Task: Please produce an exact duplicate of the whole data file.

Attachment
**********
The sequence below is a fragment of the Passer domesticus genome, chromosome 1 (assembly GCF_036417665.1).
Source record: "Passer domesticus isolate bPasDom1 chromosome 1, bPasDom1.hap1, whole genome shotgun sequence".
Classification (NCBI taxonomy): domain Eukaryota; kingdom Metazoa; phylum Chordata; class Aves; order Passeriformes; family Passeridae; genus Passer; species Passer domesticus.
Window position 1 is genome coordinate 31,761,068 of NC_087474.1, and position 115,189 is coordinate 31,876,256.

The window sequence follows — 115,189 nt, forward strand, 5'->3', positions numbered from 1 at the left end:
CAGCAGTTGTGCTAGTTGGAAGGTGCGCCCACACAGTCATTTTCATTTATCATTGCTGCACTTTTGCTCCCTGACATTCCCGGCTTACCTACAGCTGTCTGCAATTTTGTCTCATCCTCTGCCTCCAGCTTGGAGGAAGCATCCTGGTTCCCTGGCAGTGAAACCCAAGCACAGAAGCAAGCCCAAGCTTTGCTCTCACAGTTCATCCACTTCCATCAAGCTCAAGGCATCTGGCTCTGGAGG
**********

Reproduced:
The sequence below is a fragment of the Passer domesticus genome, chromosome 1 (assembly GCF_036417665.1).
Source record: "Passer domesticus isolate bPasDom1 chromosome 1, bPasDom1.hap1, whole genome shotgun sequence".
Classification (NCBI taxonomy): domain Eukaryota; kingdom Metazoa; phylum Chordata; class Aves; order Passeriformes; family Passeridae; genus Passer; species Passer domesticus.
Window position 1 is genome coordinate 31,761,068 of NC_087474.1, and position 115,189 is coordinate 31,876,256.

The window sequence follows — 115,189 nt, forward strand, 5'->3', positions numbered from 1 at the left end:
CAGCAGTTGTGCTAGTTGGAAGGTGCGCCCACACAGTCATTTTCATTTATCATTGCTGCACTTTTGCTCCCTGACATTCCCGGCTTACCTACAGCTGTCTGCAATTTTGTCTCATCCTCTGCCTCCAGCTTGGAGGAAGCATCCTGGTTCCCTGGCAGTGAAACCCAAGCACAGAAGCAAGCCCAAGCTTTGCTCTCACAGTTCATCCACTTCCATCAAGCTCAAGGCATCTGGCTCTGGAGG